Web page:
Vascular endothelial growth factor and diabetic complications.
Intraocular delivery of anti-vascular endothelial growth factor (VEGF) therapies is now used widely to treat age-related macular degeneration, and is currently undergoing evaluation in clinical trials for treatment of diabetic retinopathy. An important aspect of anti-VEGF treatment is that while the agents are injected into the vitreous cavity, they may be absorbed systemically, thus potentially affecting systemic VEGF levels. Systemic VEGF-A and the interplay between membrane-bound VEGF receptors and the soluble form of VEGF-R1 are key to angiogenesis, vasculogenesis, neurogenesis and hemodynamics. These cellular processes are regulated by complicated negative and positive feedback loops, many of which are disrupted and altered in diabetes. The VEGF protein, mRNA, as well as the actual VEGF receptor levels, appear to be impaired in diabetes in microvascular and macrovascular vessel beds. What is not clear is the exact role and influence that these levels have on an organ's function. In some organ systems, elevated VEGF levels act as a pathologic angiogenic stimulus (i.e., ocular neovascularization) whereas in others, low levels of VEGF activity leads to pathology (i.e., cardiomyopathy, wound healing and peripheral neuropathy). Diabetic patients have a higher risk of hypertension and proteinuria, two surrogate markers of systemic VEGF inhibition. Certain intraocular anti-VEGF treatments could therefore have an adverse effect in this population by possibly affecting circulating and organ-specific VEGF and VEGF receptor levels.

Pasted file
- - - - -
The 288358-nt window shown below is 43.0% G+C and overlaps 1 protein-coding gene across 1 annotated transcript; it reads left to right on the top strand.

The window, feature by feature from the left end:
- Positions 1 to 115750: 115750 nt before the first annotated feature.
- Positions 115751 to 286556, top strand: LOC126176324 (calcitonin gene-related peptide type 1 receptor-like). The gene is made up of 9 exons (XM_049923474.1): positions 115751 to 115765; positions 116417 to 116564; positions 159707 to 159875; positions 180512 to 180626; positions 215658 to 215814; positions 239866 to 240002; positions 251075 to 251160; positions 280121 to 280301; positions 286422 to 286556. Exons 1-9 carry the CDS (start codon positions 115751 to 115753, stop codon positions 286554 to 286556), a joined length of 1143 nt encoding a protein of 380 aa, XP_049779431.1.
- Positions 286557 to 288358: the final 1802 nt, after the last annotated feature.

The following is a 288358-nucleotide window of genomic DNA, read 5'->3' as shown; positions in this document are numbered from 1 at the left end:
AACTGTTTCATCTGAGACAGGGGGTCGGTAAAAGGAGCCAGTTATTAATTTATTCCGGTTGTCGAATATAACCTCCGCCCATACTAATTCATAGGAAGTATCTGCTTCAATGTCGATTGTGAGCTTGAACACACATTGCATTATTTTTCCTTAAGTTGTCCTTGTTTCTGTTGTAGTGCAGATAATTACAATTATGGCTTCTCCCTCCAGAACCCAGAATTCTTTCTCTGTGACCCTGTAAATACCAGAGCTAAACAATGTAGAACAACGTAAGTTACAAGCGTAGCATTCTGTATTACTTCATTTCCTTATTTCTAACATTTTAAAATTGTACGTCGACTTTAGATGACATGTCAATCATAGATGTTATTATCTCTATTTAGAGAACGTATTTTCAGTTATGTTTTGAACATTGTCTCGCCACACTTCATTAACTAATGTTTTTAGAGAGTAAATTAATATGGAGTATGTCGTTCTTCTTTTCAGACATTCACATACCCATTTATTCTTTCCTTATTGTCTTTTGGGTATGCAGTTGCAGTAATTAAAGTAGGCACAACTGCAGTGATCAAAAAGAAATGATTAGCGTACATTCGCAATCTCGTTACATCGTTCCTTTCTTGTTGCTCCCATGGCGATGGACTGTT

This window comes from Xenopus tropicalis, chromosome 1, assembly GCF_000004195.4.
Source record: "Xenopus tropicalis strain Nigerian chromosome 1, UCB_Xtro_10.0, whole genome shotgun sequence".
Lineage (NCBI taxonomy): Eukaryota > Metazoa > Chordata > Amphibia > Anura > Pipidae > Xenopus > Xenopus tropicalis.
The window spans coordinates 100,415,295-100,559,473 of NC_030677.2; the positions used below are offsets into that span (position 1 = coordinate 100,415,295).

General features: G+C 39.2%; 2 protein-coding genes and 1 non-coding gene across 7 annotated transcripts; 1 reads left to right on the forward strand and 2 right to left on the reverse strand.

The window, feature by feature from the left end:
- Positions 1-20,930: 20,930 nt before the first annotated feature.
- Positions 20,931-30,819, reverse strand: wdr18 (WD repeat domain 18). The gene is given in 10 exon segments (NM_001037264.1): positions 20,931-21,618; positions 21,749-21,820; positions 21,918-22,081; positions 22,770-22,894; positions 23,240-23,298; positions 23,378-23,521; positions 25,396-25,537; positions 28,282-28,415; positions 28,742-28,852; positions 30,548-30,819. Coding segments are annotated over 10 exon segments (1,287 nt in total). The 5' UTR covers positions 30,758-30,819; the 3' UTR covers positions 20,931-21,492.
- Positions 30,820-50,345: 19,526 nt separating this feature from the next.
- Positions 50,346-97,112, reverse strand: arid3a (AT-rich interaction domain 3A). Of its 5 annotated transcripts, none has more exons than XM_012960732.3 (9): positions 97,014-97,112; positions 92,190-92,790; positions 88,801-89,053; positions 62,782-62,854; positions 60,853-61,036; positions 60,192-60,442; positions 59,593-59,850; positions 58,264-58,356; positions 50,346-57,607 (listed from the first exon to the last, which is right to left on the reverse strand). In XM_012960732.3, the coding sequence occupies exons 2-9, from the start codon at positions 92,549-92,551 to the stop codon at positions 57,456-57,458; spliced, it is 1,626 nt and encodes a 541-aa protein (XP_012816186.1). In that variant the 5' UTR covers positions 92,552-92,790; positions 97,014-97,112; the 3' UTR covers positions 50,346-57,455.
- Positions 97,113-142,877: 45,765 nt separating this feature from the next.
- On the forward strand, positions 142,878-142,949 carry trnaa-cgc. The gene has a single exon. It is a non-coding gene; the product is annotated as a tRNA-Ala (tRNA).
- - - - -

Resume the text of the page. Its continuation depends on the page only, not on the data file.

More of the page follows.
Wirostko, B; Wong, TY; Simó, R
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